As Sarah Michelle Gellar gears up for her first live-acting starring television role in nearly a decade, she reflects on the big reason why she left acting for a while in the first place.
In a recent interview with People, the Buffy the Vampire Slayer star revealed she took a step back from acting after her co-star Robin Williams passed away. “I’ve been working my entire life. When I had kids — and it was right after Robin passed away — there was just so much going on in my life and I just said, ‘I need to take a break.’”
Back in 2013 to 2014, Gellar actually played Williams’ on-screen daughter in the show The Crazy Ones, which was Williams’ final television role before his death in 2014. On Aug. 11, 2014, it was revealed that Williams died by suicide, later discovered that he also had a progressive form of dementia known as Lewy body dementia.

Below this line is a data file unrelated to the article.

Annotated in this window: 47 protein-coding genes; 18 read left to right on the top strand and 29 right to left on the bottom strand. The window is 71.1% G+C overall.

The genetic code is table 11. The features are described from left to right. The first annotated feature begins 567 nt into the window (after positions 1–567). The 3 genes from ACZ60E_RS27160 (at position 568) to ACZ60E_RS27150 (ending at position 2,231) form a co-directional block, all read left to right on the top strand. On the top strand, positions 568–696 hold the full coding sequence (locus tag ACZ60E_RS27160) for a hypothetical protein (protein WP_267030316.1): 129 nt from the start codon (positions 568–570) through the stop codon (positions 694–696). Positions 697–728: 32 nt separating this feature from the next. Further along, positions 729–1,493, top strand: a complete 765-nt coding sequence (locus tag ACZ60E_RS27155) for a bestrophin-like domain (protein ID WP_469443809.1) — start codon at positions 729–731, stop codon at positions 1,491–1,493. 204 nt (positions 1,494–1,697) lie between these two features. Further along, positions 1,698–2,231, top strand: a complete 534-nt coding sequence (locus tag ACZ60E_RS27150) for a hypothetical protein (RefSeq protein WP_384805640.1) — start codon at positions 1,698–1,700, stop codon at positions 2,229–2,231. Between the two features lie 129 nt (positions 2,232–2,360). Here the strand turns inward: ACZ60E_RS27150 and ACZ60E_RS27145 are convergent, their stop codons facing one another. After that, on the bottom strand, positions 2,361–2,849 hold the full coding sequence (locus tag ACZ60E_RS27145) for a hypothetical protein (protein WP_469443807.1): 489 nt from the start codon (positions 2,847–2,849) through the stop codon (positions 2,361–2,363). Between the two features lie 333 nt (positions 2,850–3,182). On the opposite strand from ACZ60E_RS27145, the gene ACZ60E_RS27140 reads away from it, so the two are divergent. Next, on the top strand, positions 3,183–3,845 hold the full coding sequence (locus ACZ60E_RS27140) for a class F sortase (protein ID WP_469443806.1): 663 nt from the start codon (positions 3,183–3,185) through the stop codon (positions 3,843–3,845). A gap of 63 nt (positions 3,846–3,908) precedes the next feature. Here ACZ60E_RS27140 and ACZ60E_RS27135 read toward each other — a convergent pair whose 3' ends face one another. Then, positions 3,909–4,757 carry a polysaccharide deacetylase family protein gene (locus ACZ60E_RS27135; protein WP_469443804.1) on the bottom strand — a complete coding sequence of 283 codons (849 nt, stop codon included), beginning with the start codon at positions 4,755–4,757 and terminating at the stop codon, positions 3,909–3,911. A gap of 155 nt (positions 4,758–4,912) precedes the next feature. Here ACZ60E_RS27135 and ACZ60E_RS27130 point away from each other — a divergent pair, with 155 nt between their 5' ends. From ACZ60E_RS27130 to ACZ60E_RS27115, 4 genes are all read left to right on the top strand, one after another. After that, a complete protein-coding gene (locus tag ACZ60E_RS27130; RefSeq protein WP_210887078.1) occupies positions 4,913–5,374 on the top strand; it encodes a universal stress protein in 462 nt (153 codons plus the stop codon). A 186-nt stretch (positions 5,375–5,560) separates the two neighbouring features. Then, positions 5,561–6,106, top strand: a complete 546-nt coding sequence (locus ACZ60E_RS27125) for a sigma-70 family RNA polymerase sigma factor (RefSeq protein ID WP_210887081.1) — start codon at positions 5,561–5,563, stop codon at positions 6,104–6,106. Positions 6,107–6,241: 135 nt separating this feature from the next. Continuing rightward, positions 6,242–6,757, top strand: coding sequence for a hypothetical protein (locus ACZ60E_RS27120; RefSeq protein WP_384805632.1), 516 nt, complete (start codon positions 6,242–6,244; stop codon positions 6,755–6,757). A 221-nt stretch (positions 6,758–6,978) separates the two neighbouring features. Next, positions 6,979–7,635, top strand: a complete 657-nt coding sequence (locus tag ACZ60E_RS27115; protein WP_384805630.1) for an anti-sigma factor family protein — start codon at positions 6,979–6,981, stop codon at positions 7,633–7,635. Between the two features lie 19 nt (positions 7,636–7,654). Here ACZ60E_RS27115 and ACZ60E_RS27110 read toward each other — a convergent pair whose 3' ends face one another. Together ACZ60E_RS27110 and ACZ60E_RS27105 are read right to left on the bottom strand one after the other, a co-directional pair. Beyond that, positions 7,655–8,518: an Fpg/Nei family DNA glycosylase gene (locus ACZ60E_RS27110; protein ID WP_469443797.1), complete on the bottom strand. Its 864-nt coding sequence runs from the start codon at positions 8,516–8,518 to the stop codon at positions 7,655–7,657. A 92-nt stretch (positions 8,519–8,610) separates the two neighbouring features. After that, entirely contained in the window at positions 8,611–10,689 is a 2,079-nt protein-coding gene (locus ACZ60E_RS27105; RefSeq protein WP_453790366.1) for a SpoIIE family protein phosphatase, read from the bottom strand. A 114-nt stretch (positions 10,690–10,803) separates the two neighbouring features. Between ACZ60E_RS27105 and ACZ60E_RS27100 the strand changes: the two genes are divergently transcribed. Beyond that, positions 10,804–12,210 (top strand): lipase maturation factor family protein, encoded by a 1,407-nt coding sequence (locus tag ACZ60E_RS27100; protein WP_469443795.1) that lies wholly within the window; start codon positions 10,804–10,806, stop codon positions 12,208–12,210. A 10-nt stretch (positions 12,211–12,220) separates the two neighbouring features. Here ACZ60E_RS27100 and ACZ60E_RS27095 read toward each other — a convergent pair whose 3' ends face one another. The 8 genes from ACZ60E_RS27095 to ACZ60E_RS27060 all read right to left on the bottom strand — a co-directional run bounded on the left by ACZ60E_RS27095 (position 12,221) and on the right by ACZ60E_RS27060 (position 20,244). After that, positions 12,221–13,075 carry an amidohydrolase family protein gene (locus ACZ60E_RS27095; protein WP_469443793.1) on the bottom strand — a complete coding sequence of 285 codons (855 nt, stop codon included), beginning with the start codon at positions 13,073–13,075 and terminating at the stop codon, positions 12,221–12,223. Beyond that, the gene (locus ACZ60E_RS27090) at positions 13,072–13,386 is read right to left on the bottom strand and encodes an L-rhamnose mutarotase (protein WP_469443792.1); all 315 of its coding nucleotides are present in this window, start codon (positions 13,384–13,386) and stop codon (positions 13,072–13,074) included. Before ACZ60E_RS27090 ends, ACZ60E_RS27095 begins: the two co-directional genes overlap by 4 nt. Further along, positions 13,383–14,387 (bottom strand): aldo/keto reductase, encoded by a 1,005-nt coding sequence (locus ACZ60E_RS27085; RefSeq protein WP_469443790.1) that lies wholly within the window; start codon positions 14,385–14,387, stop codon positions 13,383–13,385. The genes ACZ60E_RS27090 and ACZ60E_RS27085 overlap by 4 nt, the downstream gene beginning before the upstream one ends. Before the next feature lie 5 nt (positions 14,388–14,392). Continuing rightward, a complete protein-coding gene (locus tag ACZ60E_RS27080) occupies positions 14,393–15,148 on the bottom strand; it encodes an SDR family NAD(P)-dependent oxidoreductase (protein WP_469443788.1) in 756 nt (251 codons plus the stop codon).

She added that this was a wake-up call for her to spend time with her children with her husband Freddie Prinze Jr. named Charlotte Grace, 12, and Rocky James, 9. The Cruel Intentions star said, “I need to be here for these early formative years of my kids’ life. I needed that break to be the parent that I wanted to be.”
Gellar said after a while though; she started to miss acting a lot. “I started to really miss it. But it’s also finding the right opportunity, something that speaks to you that also speaks to your audience,” she said. “It’s about working with people that I really love working with, where I look forward to spending time with the people.”
After The Crazy Ones, she appeared in guest roles here and there for a few shows like Star Wars: Rebels and Those Who Can’t. But her new show Wolf Pack marks her return to a starring role in television in nearly a decade! So it’s safe to say that we’re super excited to see the Queen of supernatural television make her return.
If you or someone you know is feeling suicidal, you can call the National Suicide Prevention Lifeline at 1-800-273-8255.
Before you go, click here to see all the celebrities who have opened up about their depression and anxiety.
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